PHMB has demonstrated its effectiveness against several microorganisms11,27,28. In textile tests, PHMB demonstrated good efficacy against T. rubrum, and the SOS demonstrated good efficacy against T. mentagrophytes29. However, a different result was observed in our study; PHMB had fungicidal activity (logR > 4) against T. interdigitale but not against T. rubrum (logR < 4). For T. rubrum, although a decrease in CFUs was observed, no fungicidal activity was found according to the standard test. While Hammer et al. (2011) reported activity of the SOS against T. rubrum29 using antimicrobial textiles, for our standard test, no fungicidal activity was observed toward dermatophytes and yeasts cells. Nevertheless, for both antiseptic solutions, it should be noted that we were comparing different tests. In the present study, we observed that the SOS activity decreased over time, suggesting a loss of activity after opening of the packaging. This was also identified in studies by Rossi-Fedele et al., who reported that stability was affected by storage conditions and exposure to light30. Additional testing with a new sample of SOS revealed stronger activity, and when we tested the older sample at 95%, we observed an increase in activity. However, this consideration could limit the use of this solution if it remains open for long periods.

OM has a worldwide impact due to its chronicity, with high resistance to treatments and frequent recurrence2,31,32. OM reduces QOL, triggering physical, mental and social problems affecting daily activities33. In patients with risk factors, it can cause severe cases of infection, with the need for differentiated health care, overloading health care services and increasing the cost of care4,34. Our results indicated that OM reduced the quality of life of patients; they also reported that they were concerned about the state of their feet and that they had non-negligent therapeutic regimen management styles. Therefore, our findings suggest that the potential of antiseptics in OM (e.g., prophylaxis, support therapy, or alone) should be further studied in vivo and in other strains.

Finally, a somewhat similar therapeutic has been proposed in a recent patent application involving a petrolatum-based solution to treat OM35.

Conclusion

The present study indicates that OM affected the QOL of two different vulnerable populations and that these subjects reported being embarrassed and concerned about their feet. The TRMS of the Hospital patient sample revealed characteristics related to non-negligent management styles. In vitro antimicrobial evaluations of antiseptics revealed antifungal properties toward cells of the clinical fungi. These results support the need for further studies on the use of antiseptics in the treatment of OM.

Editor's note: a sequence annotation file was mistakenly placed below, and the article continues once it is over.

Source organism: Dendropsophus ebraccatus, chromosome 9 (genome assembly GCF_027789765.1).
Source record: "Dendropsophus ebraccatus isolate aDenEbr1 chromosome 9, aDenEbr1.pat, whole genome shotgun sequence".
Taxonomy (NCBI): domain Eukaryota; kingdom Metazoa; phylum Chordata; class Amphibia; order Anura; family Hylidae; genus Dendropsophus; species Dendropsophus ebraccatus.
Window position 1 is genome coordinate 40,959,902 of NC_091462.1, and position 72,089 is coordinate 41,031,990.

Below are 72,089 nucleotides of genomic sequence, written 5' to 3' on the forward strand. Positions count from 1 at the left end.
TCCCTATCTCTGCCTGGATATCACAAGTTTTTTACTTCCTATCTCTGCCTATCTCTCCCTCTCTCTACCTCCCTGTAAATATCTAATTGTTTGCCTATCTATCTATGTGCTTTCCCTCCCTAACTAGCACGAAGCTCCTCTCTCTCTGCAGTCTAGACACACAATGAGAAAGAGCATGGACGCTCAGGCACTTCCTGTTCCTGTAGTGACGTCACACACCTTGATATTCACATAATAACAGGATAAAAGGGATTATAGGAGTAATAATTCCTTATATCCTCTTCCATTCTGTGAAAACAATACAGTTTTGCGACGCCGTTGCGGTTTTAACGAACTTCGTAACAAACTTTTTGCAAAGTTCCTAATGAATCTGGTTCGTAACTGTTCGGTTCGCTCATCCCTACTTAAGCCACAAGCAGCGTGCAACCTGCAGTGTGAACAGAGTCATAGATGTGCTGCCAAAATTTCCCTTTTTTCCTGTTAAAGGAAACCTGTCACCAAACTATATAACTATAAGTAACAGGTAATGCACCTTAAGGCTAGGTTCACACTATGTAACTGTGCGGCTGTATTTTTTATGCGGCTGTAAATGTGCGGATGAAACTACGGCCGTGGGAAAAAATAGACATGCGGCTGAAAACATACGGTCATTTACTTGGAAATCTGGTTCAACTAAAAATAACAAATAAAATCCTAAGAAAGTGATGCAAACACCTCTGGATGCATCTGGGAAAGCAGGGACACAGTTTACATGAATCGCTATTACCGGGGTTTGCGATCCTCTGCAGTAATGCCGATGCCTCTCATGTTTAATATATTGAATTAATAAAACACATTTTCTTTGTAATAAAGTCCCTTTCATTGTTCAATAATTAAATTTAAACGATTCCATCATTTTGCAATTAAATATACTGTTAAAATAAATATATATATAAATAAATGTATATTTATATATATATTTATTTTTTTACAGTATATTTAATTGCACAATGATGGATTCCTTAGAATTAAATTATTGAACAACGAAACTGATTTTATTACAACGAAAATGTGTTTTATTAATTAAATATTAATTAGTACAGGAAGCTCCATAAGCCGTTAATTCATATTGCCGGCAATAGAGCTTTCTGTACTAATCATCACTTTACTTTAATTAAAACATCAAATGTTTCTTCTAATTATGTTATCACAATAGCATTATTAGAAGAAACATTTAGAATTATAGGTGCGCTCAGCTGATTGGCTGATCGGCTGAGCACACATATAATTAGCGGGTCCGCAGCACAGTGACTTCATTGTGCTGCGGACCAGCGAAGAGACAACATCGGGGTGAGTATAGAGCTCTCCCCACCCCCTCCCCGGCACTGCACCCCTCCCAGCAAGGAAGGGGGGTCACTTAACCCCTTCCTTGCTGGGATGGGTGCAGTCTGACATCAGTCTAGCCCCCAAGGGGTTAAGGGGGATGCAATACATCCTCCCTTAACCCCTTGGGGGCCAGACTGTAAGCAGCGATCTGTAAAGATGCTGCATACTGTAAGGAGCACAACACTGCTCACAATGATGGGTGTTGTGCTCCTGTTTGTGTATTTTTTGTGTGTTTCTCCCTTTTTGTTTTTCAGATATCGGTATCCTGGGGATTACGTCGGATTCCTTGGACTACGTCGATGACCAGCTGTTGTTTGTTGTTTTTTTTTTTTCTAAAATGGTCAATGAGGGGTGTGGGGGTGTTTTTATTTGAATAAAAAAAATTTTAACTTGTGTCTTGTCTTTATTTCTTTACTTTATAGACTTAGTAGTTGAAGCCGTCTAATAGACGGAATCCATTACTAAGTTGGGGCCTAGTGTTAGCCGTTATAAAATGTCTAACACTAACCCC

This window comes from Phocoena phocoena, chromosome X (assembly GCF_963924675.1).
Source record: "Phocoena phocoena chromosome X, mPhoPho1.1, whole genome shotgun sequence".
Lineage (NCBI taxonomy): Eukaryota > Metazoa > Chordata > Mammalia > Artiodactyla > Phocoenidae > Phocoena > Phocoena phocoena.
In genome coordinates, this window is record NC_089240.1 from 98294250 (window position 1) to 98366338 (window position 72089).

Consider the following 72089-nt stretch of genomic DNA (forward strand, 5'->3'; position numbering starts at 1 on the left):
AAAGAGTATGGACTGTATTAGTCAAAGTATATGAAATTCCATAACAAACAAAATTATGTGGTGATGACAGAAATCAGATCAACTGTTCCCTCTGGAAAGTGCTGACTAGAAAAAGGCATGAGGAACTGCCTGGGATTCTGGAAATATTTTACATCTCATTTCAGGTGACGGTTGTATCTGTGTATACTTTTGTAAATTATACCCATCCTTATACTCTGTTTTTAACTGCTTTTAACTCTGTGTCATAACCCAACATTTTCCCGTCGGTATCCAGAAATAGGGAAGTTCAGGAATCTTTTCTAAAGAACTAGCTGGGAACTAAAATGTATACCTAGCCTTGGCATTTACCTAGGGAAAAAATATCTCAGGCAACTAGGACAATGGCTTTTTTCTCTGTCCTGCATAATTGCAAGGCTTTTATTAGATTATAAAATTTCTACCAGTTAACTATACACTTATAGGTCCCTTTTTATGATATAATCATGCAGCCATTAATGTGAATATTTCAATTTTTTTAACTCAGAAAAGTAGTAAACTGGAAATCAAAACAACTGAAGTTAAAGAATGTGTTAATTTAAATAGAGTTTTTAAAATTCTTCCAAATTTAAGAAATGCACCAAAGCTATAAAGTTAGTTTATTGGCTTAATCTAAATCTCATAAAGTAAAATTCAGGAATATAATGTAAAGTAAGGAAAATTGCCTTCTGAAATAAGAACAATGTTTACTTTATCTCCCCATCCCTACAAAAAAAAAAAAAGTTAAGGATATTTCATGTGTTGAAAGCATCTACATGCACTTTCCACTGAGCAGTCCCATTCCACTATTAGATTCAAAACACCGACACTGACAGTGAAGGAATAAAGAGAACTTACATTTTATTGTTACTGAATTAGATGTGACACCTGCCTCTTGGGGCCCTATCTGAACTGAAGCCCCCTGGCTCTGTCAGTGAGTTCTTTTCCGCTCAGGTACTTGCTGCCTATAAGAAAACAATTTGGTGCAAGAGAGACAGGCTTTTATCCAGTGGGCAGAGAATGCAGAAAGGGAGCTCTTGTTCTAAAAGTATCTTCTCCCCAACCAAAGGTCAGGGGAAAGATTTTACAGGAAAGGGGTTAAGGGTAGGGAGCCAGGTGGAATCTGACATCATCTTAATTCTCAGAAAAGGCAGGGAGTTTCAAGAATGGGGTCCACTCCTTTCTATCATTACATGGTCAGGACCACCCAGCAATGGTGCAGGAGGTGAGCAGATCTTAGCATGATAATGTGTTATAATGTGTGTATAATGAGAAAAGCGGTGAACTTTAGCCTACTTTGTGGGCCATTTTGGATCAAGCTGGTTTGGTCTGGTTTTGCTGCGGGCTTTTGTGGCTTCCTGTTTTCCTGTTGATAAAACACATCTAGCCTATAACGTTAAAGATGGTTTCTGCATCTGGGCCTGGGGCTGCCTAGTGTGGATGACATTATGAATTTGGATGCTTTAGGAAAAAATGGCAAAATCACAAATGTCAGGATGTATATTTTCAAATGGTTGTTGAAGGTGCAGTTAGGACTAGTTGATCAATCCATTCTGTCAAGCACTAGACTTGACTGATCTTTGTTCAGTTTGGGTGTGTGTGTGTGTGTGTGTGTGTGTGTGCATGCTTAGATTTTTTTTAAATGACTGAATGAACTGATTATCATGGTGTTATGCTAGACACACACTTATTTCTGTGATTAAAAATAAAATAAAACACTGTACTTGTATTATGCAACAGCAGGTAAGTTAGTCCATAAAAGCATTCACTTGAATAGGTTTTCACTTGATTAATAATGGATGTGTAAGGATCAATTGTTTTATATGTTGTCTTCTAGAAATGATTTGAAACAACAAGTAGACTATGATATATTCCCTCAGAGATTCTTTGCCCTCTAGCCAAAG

References

  1. 1.

    Sigurgeirsson, B. & Baran, R. The prevalence of onychomycosis in the global population—A literature study. Eur. Acad. Dermatol. Venereol. 28, 1480–1491 (2014).

    CAS  Article  Google Scholar 

  2. 2.

    Sigurgeirsson, B. Onychomycosis, chapter 10. In Antibiotic and Antifungal Therapies in Dermatology (eds Ólafsson, J. H. & Hay, R. J.) (Springer International Publishing, 2016).

    Google Scholar 

  3. 3.

    Parada, H. et al. Dermatomycosis in lower limbs of diabetic patients followed by podiatry consultation. Rev. Iberoam. Micol. 30, 103–108 (2013).

    Article  Google Scholar 

  4. 4.

    Takehara, K. et al. Factors associated with presence and severity of toenail onychomycosis in patients with diabetes: A cross-sectional study. Int. J. Nurs. Stud. 5, 1101–1108 (2011).

    Article  Google Scholar 

  5. 5.

    Bang, C. H. et al. Evaluation of relationships between onychomycosis and vascular diseases using sequential pattern mining. Sci. Rep. 8, 1–7 (2018).

  6. 6.

    Westerberg, D. P. & Voyack, M. J. Onychomycosis: Current trends in diagnosis and treatment. Am. Fam. Physician 88, 762–770 (2013).

    PubMed  Google Scholar 

  7. 7.

    Seebacher, C., Bouchara, J. P. & Mignon, B. Updates on the epidemiology of dermatophyte infections. Mycopathologia 166, 335–352 (2008).

    Article  Google Scholar 

  8. 8.

    Xu, X. et al. Identification and in vitro antifungal susceptibility of causative agents of onychomycosis due to Aspergillus species in Mashhad, Iran. Sci. Rep. 11, 6808 (2021).

    ADS  CAS  Article  Google Scholar 

  9. 9.

    Gupta, A. et al. High prevalence of mixed infections in global onychomycosis. PLoS One 15, e0239648 (2020).